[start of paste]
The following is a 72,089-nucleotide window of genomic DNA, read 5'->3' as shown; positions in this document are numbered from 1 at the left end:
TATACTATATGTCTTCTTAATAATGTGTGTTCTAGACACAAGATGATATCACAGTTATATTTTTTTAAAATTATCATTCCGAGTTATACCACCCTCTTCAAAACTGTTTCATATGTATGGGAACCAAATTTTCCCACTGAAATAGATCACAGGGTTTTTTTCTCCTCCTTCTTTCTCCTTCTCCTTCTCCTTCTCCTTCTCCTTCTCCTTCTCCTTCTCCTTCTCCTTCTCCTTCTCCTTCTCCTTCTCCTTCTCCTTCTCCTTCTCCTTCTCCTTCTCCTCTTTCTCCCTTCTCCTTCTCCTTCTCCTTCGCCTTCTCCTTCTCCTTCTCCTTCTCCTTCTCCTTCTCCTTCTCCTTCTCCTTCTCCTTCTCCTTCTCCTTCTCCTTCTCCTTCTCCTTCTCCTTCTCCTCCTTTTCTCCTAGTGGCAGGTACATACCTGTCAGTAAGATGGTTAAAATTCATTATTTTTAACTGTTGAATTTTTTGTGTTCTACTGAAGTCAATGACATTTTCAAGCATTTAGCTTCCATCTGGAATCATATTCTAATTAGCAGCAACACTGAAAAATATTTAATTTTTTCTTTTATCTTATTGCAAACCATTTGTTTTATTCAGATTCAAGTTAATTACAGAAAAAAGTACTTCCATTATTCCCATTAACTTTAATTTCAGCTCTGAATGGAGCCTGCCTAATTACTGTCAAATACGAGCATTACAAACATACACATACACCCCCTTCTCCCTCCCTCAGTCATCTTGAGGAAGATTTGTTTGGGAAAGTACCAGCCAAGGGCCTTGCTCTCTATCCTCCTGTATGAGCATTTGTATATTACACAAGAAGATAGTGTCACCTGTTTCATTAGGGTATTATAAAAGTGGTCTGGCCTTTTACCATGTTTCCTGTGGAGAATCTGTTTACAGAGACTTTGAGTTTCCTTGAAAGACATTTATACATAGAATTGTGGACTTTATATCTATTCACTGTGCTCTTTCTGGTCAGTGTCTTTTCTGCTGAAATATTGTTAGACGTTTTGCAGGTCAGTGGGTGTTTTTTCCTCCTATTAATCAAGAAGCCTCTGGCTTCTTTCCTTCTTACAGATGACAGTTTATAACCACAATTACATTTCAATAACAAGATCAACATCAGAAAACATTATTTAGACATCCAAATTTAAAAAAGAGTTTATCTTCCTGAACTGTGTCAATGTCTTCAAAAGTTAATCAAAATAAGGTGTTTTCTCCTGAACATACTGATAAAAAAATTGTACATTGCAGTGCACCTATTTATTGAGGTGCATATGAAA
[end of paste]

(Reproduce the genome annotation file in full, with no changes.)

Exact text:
The following is a 72,089-nucleotide window of genomic DNA, read 5'->3' as shown; positions in this document are numbered from 1 at the left end:
TATACTATATGTCTTCTTAATAATGTGTGTTCTAGACACAAGATGATATCACAGTTATATTTTTTTAAAATTATCATTCCGAGTTATACCACCCTCTTCAAAACTGTTTCATATGTATGGGAACCAAATTTTCCCACTGAAATAGATCACAGGGTTTTTTTCTCCTCCTTCTTTCTCCTTCTCCTTCTCCTTCTCCTTCTCCTTCTCCTTCTCCTTCTCCTTCTCCTTCTCCTTCTCCTTCTCCTTCTCCTTCTCCTTCTCCTTCTCCTTCTCCTTCTCCTCTTTCTCCCTTCTCCTTCTCCTTCTCCTTCGCCTTCTCCTTCTCCTTCTCCTTCTCCTTCTCCTTCTCCTTCTCCTTCTCCTTCTCCTTCTCCTTCTCCTTCTCCTTCTCCTTCTCCTTCTCCTTCTCCTCCTTTTCTCCTAGTGGCAGGTACATACCTGTCAGTAAGATGGTTAAAATTCATTATTTTTAACTGTTGAATTTTTTGTGTTCTACTGAAGTCAATGACATTTTCAAGCATTTAGCTTCCATCTGGAATCATATTCTAATTAGCAGCAACACTGAAAAATATTTAATTTTTTCTTTTATCTTATTGCAAACCATTTGTTTTATTCAGATTCAAGTTAATTACAGAAAAAAGTACTTCCATTATTCCCATTAACTTTAATTTCAGCTCTGAATGGAGCCTGCCTAATTACTGTCAAATACGAGCATTACAAACATACACATACACCCCCTTCTCCCTCCCTCAGTCATCTTGAGGAAGATTTGTTTGGGAAAGTACCAGCCAAGGGCCTTGCTCTCTATCCTCCTGTATGAGCATTTGTATATTACACAAGAAGATAGTGTCACCTGTTTCATTAGGGTATTATAAAAGTGGTCTGGCCTTTTACCATGTTTCCTGTGGAGAATCTGTTTACAGAGACTTTGAGTTTCCTTGAAAGACATTTATACATAGAATTGTGGACTTTATATCTATTCACTGTGCTCTTTCTGGTCAGTGTCTTTTCTGCTGAAATATTGTTAGACGTTTTGCAGGTCAGTGGGTGTTTTTTCCTCCTATTAATCAAGAAGCCTCTGGCTTCTTTCCTTCTTACAGATGACAGTTTATAACCACAATTACATTTCAATAACAAGATCAACATCAGAAAACATTATTTAGACATCCAAATTTAAAAAAGAGTTTATCTTCCTGAACTGTGTCAATGTCTTCAAAAGTTAATCAAAATAAGGTGTTTTCTCCTGAACATACTGATAAAAAAATTGTACATTGCAGTGCACCTATTTATTGAGGTGCATATGAAA